What you can learn about home staging from my Garden Shed Makeover

Thursday, June 11, 2020
It's often the utility rooms, closets, storage buildings, and work areas of our homes that get no love.

They're the non-public rooms of the house that only family sees.

But if you're listing your home for sale-- and sooner or later, almost everyone will sell his residence -- it's not just immediate family who views these spaces.

It will be prospective buyers.

Why not make these necessary spaces attractive now, so they'll be safer, prettier, and more functional for you and yours to enjoy?

My garden shed was an example of one of those neglected storage buildings. It wasn't ugly, but it was crowded, disorganized, and dirty. It was no source of pride even before Hurricane Florence blew through our area a year and a half ago, but after the storm, it was a disaster. Floodwaters rose to three feet in the shed, where we had stashed potted plants, lawn furniture, and assorted outdoor equipment we didn't want to be blown away.

It took me a few weeks before I had the time and stomach to deal with the fetid, moldy remains of flooded bags of potting soil and organic fertilizers. Some things I was able to gradually dry out. But some things went to the curb where our still soggy furnishings waited for debris removal.

The steps I took to bring my shed back to a place I enjoyed using are the same steps anyone should take to stage a home.

Previously, the little outbuilding where I store garden supplies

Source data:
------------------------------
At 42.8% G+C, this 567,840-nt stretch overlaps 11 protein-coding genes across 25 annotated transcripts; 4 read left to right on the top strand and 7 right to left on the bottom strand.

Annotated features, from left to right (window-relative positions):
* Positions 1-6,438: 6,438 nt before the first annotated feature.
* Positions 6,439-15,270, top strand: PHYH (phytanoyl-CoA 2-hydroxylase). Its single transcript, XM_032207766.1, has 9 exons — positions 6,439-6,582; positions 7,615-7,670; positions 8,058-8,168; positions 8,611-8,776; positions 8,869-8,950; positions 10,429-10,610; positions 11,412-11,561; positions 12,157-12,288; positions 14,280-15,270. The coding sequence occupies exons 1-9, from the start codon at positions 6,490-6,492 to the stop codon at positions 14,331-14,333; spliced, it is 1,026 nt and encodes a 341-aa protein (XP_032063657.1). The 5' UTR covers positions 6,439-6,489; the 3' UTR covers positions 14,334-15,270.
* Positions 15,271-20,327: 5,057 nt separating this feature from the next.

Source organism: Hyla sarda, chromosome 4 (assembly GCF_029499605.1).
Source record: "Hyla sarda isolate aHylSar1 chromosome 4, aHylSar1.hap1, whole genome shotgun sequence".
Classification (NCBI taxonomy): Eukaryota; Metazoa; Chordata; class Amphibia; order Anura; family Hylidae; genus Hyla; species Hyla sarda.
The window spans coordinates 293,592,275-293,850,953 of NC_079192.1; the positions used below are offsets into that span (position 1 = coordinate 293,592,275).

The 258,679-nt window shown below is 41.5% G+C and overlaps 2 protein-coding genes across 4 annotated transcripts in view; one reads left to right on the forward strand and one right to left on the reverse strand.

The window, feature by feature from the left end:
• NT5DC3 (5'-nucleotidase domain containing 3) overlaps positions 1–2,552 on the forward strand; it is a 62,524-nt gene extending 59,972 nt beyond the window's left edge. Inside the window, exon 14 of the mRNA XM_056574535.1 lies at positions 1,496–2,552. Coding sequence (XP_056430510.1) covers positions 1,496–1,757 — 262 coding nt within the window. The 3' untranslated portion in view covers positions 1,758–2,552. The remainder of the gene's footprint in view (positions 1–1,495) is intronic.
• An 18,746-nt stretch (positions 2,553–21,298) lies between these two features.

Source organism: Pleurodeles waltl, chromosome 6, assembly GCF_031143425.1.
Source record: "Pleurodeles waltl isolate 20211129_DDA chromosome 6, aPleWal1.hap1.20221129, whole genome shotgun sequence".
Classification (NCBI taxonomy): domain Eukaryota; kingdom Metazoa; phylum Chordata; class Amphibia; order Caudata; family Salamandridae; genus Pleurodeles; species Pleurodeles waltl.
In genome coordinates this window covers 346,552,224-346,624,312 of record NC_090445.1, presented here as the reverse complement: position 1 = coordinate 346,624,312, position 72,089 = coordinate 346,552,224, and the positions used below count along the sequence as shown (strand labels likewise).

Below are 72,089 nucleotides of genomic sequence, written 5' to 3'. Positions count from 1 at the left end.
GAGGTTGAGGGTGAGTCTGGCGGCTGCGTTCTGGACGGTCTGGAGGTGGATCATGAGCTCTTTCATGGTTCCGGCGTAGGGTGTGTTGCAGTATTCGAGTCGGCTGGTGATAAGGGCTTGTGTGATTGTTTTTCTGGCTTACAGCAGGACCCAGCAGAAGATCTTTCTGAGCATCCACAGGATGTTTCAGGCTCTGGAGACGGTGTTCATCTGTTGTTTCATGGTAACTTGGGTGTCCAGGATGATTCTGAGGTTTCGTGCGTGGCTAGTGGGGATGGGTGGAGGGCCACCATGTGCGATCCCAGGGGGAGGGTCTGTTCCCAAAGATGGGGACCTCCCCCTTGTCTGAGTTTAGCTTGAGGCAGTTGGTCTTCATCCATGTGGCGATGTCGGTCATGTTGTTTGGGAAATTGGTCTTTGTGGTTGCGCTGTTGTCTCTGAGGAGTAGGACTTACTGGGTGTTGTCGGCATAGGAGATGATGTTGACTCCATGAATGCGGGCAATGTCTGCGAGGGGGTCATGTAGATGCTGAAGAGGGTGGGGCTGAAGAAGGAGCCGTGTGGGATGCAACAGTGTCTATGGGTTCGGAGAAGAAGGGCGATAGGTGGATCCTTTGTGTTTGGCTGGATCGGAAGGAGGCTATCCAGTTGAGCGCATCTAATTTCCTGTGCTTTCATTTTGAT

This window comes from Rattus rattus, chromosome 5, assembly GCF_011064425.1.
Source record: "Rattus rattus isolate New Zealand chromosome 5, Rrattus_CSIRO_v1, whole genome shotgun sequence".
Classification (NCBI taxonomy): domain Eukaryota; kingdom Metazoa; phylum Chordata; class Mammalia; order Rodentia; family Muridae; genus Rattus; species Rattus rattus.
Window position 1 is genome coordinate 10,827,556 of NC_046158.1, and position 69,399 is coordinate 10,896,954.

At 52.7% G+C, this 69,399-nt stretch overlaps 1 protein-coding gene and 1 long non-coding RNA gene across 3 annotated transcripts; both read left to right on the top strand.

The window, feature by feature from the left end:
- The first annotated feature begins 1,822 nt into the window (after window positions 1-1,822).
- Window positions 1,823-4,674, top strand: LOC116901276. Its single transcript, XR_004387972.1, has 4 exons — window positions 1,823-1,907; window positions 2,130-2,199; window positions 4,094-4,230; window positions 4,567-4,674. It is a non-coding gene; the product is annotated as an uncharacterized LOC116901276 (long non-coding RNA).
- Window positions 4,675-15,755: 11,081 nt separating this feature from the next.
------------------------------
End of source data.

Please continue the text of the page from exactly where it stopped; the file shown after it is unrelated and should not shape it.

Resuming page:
looked like this. Since I see it from our dining room, from
the deck, and from my kitchen window, I wanted to
give it a little more character and color.   

Step One: Toss, then clean

Cleaning is always a good beginning when you stage a home. But even before a thorough cleaning, it makes sense to get rid of what shouldn't be there, whether you're staging a bedroom, closet, bath, backyard, front porch, or basement family room. There's no sense to cleaning what won't remain.

Cleaning gives you a new slate. Cleaning empowers you. Cleaning brings new possibilities to light.

It was mayhem inside the building after the storm.
So my first task was to take everything out of my little outbuilding.

Then I swept, hosed out, sprayed with bleach, and let it dry out for a full week of warm weather.

I knew I didn't want a gussied up she-shed. I wanted what my father called a "hut," -- a handy place to store all the supplies and equipment, big and small, a gardener needs that can't be left out in the elements.

While the building dried, I sorted through what was stored there.